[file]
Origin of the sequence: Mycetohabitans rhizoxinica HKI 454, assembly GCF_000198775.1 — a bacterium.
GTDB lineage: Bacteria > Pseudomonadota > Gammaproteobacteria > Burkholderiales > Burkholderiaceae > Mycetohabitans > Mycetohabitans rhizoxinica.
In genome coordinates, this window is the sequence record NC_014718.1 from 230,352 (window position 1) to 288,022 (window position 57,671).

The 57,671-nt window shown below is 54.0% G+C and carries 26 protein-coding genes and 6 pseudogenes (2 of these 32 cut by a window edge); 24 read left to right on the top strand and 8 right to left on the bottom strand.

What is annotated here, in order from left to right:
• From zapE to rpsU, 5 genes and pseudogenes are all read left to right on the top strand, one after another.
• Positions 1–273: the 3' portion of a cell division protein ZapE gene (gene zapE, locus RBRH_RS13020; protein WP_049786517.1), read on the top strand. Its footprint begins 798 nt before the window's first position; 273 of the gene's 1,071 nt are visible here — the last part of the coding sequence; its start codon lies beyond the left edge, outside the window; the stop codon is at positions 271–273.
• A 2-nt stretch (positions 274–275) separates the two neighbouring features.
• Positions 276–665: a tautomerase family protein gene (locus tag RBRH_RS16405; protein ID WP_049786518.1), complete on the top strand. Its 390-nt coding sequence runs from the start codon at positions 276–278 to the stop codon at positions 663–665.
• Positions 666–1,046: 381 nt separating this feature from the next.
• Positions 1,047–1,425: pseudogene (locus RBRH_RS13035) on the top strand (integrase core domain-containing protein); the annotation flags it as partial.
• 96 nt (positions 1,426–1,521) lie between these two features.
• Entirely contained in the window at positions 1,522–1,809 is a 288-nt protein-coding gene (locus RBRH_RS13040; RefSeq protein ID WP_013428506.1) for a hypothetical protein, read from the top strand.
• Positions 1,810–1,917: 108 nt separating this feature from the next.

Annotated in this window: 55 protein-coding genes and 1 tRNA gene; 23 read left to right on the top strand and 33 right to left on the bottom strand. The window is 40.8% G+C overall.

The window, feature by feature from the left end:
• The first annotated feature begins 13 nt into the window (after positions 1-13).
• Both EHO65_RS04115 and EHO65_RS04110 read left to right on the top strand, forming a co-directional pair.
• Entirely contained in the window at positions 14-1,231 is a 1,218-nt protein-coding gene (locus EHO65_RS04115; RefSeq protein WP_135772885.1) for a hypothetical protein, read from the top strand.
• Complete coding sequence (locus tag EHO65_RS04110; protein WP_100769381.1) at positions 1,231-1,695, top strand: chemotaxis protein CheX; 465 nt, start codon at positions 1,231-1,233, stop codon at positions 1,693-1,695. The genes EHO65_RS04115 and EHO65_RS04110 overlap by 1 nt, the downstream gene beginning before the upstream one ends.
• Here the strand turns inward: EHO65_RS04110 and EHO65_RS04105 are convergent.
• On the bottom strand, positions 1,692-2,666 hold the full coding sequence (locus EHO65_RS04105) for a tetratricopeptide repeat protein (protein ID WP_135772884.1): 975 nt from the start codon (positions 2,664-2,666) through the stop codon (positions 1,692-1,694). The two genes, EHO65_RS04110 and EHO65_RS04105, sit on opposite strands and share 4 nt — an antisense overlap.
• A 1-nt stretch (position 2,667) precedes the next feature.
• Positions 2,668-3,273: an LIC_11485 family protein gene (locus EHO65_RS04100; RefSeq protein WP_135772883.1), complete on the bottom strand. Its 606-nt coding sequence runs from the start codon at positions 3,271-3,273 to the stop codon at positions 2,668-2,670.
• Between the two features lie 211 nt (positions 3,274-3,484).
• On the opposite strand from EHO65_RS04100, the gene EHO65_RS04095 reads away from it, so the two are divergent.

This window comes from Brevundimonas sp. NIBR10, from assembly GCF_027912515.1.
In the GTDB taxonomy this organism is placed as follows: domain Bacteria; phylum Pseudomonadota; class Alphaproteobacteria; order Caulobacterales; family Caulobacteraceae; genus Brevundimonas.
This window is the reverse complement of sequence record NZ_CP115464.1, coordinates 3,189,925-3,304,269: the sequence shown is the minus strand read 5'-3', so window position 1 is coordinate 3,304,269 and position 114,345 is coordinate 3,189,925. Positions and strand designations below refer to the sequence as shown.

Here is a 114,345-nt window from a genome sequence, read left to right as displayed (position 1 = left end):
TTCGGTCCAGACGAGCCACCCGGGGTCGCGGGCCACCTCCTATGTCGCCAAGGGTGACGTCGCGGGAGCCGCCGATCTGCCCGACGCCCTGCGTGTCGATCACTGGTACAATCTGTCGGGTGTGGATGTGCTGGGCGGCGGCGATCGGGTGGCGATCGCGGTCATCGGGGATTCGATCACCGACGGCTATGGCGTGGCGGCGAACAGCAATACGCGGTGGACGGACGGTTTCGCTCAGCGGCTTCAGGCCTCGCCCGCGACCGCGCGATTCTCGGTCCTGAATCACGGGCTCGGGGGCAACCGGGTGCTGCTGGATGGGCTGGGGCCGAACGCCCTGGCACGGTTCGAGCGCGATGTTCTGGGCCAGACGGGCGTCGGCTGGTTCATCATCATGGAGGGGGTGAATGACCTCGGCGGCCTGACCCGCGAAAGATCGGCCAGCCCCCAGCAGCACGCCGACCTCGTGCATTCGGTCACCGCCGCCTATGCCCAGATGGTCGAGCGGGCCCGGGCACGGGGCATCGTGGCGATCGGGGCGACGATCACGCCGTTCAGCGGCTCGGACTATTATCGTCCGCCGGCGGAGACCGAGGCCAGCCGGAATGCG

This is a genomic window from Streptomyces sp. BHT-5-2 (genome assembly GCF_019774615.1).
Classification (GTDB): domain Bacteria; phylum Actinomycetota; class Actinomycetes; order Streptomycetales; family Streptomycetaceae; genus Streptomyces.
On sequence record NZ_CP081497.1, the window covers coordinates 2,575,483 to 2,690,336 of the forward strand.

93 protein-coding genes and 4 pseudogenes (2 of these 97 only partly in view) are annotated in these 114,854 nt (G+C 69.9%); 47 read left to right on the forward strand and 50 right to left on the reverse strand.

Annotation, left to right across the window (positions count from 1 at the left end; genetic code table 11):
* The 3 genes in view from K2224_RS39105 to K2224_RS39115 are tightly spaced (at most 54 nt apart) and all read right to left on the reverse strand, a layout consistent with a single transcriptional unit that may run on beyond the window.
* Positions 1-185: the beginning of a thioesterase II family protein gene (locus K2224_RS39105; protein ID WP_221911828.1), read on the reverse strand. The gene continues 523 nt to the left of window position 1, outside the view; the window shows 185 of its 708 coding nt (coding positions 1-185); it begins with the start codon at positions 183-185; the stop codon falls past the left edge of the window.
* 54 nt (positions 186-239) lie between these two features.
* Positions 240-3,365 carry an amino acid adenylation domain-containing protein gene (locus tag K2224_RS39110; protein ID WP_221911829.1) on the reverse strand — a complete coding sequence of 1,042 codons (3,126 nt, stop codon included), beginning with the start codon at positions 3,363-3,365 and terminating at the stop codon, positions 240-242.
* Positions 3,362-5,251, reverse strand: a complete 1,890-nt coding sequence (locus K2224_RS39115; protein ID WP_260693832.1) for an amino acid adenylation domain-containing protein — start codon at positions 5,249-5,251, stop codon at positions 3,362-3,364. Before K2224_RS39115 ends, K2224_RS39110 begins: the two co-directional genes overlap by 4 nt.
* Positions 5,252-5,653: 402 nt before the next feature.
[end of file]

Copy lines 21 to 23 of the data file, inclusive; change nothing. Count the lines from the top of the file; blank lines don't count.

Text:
• Here the strand turns inward: EHO65_RS04110 and EHO65_RS04105 are convergent.
• On the bottom strand, positions 1,692-2,666 hold the full coding sequence (locus EHO65_RS04105) for a tetratricopeptide repeat protein (protein ID WP_135772884.1): 975 nt from the start codon (positions 2,664-2,666) through the stop codon (positions 1,692-1,694). The two genes, EHO65_RS04110 and EHO65_RS04105, sit on opposite strands and share 4 nt — an antisense overlap.
• A 1-nt stretch (position 2,667) precedes the next feature.